Here’s a potpourri of interesting news about foods, health and more! There’s a LOT here but take your time and check it out! Actually, OK, it’s a HUGE post today! But … there is a funny joke at the very end! ENJOY!
How different kinds of fiber affect the microbiome, written by Yella Hewings-Martin for MedicalNewsToday.com, 21 September 2019 … Scientists show which fiber molecules benefit a group of gut bacteria in a mouse model.
What sources of fiber are best, and which molecules in fiber do our gut microbes respond to?
A team of researchers from Washington University School of Medicine, in St. Louis, MO, along with international collaborators, set out to answer these questions with a long term view of developing what they call microbiota directed foods, to improve our health.
Not all fiber is created equal
“Fiber is understood to be beneficial,” explains senior study author Dr. Jeffrey Gordon, a professor and director of the Edison Family Center for Genome Sciences & Systems Biology, at Washington University School of Medicine. “But fiber is actually a very complicated mixture of many different components. Moreover, fibers from different plant sources that are processed in different ways during food manufacturing have different constituents,” he continues.”
The team tested 34 different sources of dietary fiber, including pea protein, citrus peel, citrus pectin, tomato peel, orange fiber, apple fiber, oat hull fiber, cocoa, chia seeds, and rice bran. In total, this resulted in 144 different diet combinations. They then analyzed how the 20 different bacterial strains reacted to the presence of the various fiber sources. In total, 21 of the combinations had significant effects, allowing the researchers to identify the strains’ “distinct nutrient harvesting capabilities,” as they explain in their paper.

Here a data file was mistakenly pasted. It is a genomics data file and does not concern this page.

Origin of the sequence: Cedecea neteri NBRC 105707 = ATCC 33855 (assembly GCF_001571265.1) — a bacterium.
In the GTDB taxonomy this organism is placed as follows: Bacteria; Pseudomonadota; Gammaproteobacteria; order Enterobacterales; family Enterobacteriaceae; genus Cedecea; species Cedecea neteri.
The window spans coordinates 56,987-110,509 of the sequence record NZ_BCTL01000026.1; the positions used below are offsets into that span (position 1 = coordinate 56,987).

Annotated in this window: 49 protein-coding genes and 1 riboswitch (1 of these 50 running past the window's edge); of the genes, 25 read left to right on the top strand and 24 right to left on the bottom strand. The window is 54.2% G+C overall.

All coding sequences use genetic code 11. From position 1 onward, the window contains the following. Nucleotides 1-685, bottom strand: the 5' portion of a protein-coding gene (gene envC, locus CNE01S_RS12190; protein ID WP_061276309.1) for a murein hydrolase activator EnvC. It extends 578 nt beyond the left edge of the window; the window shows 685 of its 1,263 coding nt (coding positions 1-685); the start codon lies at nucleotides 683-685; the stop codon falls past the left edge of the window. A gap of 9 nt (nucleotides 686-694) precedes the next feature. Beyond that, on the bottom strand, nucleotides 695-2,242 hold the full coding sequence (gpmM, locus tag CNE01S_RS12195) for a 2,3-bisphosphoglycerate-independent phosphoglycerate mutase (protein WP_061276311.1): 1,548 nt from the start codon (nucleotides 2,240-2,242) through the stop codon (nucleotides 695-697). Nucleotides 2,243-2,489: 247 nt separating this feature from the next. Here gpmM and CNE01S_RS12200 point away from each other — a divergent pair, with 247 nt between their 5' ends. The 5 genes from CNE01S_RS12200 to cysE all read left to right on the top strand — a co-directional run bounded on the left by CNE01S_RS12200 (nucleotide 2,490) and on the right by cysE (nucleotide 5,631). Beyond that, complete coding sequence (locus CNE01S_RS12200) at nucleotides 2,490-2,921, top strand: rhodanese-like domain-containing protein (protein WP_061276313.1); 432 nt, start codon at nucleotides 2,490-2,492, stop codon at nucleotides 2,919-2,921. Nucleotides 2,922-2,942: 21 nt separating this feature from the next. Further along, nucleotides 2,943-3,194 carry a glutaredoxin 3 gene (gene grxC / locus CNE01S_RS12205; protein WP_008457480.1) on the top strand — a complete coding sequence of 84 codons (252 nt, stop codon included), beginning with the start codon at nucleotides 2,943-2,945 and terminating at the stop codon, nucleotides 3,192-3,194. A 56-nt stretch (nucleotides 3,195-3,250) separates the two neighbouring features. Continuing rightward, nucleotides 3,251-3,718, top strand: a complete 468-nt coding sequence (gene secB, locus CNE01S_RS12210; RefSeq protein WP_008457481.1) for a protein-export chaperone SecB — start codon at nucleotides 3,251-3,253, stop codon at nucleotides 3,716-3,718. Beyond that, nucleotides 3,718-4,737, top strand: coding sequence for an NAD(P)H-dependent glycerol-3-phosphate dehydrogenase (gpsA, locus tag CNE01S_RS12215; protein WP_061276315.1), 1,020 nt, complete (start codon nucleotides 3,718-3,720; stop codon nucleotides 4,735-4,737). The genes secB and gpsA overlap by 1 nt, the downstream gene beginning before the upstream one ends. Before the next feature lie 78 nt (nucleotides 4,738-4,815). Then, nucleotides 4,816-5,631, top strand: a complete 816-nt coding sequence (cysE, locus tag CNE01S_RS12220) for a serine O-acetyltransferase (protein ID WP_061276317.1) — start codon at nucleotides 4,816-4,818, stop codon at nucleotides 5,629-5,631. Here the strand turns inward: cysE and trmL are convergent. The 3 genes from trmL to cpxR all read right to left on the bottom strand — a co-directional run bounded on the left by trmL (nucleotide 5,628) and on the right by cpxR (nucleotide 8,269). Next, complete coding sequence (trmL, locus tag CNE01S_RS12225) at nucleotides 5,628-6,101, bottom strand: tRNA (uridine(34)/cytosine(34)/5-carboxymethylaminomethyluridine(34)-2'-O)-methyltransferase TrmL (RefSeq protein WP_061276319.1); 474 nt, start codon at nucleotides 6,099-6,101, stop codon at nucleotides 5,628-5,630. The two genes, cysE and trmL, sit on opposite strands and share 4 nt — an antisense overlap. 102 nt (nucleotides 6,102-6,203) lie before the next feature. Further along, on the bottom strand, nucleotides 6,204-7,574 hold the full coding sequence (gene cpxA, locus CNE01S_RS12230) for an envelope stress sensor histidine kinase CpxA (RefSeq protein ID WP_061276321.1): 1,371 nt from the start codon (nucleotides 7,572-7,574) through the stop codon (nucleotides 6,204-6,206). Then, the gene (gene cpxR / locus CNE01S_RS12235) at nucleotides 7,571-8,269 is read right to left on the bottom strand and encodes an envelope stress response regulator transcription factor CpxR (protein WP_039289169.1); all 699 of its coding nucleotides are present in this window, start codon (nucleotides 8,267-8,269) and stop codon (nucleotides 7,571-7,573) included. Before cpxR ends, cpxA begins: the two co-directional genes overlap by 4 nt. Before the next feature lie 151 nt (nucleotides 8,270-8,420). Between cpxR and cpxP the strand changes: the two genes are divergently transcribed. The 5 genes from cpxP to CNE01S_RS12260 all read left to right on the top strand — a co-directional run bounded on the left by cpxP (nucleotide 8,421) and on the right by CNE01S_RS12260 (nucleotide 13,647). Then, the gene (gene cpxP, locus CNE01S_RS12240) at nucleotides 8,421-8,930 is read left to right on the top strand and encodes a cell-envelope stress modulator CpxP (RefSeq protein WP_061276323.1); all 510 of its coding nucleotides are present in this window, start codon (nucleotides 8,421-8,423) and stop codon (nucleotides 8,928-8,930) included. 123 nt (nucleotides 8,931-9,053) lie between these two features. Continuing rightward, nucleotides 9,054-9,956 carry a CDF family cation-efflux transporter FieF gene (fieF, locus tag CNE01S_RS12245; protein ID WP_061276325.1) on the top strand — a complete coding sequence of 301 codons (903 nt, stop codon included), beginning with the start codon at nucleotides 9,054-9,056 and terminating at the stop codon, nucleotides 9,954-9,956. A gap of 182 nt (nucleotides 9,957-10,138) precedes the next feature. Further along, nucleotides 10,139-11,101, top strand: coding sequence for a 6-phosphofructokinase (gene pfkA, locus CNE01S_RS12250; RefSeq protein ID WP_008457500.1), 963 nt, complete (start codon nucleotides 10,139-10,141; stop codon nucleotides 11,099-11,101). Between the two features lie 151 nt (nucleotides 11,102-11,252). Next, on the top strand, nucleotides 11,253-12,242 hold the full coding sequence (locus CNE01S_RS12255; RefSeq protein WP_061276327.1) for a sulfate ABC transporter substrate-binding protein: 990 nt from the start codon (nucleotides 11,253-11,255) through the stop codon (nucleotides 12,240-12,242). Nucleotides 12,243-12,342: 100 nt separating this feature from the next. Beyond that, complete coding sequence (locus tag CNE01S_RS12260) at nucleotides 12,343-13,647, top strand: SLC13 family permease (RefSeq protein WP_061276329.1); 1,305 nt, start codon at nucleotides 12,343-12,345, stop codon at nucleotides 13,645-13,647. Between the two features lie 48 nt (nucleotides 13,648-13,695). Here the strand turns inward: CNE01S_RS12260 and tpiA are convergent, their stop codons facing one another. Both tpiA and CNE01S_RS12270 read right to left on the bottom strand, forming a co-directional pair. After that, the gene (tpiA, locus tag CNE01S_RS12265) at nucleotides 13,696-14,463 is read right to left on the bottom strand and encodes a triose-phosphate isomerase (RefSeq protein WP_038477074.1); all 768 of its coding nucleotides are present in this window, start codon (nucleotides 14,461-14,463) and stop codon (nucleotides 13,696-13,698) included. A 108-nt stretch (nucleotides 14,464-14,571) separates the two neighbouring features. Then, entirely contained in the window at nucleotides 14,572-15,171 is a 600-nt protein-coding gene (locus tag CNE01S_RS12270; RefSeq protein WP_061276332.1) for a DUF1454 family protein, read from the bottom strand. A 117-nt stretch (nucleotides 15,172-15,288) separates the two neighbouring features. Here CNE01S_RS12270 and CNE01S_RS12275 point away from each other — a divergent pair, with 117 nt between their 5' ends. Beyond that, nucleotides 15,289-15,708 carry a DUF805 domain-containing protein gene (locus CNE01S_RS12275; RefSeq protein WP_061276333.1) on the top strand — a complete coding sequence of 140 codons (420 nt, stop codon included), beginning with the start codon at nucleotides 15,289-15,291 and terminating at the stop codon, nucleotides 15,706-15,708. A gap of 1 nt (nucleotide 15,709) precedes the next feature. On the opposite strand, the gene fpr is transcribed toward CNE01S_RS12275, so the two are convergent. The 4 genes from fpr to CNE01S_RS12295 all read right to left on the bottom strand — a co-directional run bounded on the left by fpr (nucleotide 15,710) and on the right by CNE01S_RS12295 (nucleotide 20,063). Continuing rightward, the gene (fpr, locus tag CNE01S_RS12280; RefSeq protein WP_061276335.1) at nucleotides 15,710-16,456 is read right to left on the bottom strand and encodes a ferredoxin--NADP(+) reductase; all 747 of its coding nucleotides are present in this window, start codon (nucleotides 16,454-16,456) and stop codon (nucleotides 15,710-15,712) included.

“A healthy human gut microbiota has great strain level diversity,” the team explain in the paper. “Determining which strains representing a given species to select as a lead candidate probiotic agent or for incorporation into synbiotic (prebiotic plus probiotic) formulations is a central challenge for those seeking to develop next generation microbiota-directed therapeutics.”
Eating more nuts may help prevent weight gain was reported by Ana Sandoiu for MedicalNewsToday.com, 24 September 2019. According to recent evidence, nuts can aid weight gain, despite being calorically rich. I’m curious!
Two studies published last year found that a daily serving of nuts may keep away the extra weight that we tend to put on as adults. Now, new research, appearing in the journal BMJ Nutrition, Prevention & Health, strengthens those findings. Xiaoran Liu, Ph.D., a research associate in the Department of Nutrition at the Harvard T.H. Chan School of Public Health, in Boston, MA, and colleagues set out to examine the effects of eating more nuts on weight control.
The analysis indicated that increasing daily nut consumption by half a serving was linked with a smaller risk of gaining 2 or more kilograms (kg) of weight over a 4-year period. Also, the same half-serving increase in walnut intake was linked with a 15% lower obesity risk. More specifically, replacing an intake of processed meats, refined grains, or desserts with half a serving of nuts was linked with staving off between 0.41 and 0.70 kg in any given 4-year period. Furthermore, going from not eating nuts at all to consuming at least half a serving a day was linked with preventing 0.74 kg of weight gain and lower overall risks of moderate weight gain and obesity. Finally, consistently increasing one’s nut intake by half a daily serving was linked with a 23% lower risk of gaining 5 or more kilograms and a lower risk of obesity in the same period of time.